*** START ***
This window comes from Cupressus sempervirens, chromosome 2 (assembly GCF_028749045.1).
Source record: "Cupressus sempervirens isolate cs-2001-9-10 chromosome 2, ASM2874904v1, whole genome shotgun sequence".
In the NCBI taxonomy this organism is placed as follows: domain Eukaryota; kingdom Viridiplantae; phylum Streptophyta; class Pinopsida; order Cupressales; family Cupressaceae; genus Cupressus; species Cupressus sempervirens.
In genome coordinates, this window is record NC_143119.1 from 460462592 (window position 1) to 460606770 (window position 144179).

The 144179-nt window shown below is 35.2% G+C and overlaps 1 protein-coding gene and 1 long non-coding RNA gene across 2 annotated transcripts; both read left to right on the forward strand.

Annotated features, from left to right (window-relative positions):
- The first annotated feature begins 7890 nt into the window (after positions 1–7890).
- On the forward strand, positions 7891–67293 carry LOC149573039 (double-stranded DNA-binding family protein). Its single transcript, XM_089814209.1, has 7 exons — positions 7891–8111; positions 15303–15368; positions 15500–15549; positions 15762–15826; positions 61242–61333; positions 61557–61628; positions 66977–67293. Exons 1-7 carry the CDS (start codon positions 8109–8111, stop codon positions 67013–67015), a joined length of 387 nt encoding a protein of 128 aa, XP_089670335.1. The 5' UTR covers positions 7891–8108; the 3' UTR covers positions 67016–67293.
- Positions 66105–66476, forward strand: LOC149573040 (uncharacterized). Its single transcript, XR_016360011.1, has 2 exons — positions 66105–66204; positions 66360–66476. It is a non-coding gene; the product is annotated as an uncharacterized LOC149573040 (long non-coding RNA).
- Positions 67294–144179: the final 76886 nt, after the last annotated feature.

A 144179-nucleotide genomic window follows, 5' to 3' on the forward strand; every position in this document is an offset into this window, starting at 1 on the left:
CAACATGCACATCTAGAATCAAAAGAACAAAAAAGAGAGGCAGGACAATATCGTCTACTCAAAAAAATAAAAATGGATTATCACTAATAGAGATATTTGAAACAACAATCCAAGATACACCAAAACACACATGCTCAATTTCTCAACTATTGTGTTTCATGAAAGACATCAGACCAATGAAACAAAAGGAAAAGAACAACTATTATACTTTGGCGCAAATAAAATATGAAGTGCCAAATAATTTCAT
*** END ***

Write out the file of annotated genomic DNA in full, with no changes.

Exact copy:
This window comes from Cupressus sempervirens, chromosome 2 (assembly GCF_028749045.1).
Source record: "Cupressus sempervirens isolate cs-2001-9-10 chromosome 2, ASM2874904v1, whole genome shotgun sequence".
In the NCBI taxonomy this organism is placed as follows: domain Eukaryota; kingdom Viridiplantae; phylum Streptophyta; class Pinopsida; order Cupressales; family Cupressaceae; genus Cupressus; species Cupressus sempervirens.
In genome coordinates, this window is record NC_143119.1 from 460462592 (window position 1) to 460606770 (window position 144179).

The 144179-nt window shown below is 35.2% G+C and overlaps 1 protein-coding gene and 1 long non-coding RNA gene across 2 annotated transcripts; both read left to right on the forward strand.

Annotated features, from left to right (window-relative positions):
- The first annotated feature begins 7890 nt into the window (after positions 1–7890).
- On the forward strand, positions 7891–67293 carry LOC149573039 (double-stranded DNA-binding family protein). Its single transcript, XM_089814209.1, has 7 exons — positions 7891–8111; positions 15303–15368; positions 15500–15549; positions 15762–15826; positions 61242–61333; positions 61557–61628; positions 66977–67293. Exons 1-7 carry the CDS (start codon positions 8109–8111, stop codon positions 67013–67015), a joined length of 387 nt encoding a protein of 128 aa, XP_089670335.1. The 5' UTR covers positions 7891–8108; the 3' UTR covers positions 67016–67293.
- Positions 66105–66476, forward strand: LOC149573040 (uncharacterized). Its single transcript, XR_016360011.1, has 2 exons — positions 66105–66204; positions 66360–66476. It is a non-coding gene; the product is annotated as an uncharacterized LOC149573040 (long non-coding RNA).
- Positions 67294–144179: the final 76886 nt, after the last annotated feature.

A 144179-nucleotide genomic window follows, 5' to 3' on the forward strand; every position in this document is an offset into this window, starting at 1 on the left:
CAACATGCACATCTAGAATCAAAAGAACAAAAAAGAGAGGCAGGACAATATCGTCTACTCAAAAAAATAAAAATGGATTATCACTAATAGAGATATTTGAAACAACAATCCAAGATACACCAAAACACACATGCTCAATTTCTCAACTATTGTGTTTCATGAAAGACATCAGACCAATGAAACAAAAGGAAAAGAACAACTATTATACTTTGGCGCAAATAAAATATGAAGTGCCAAATAATTTCAT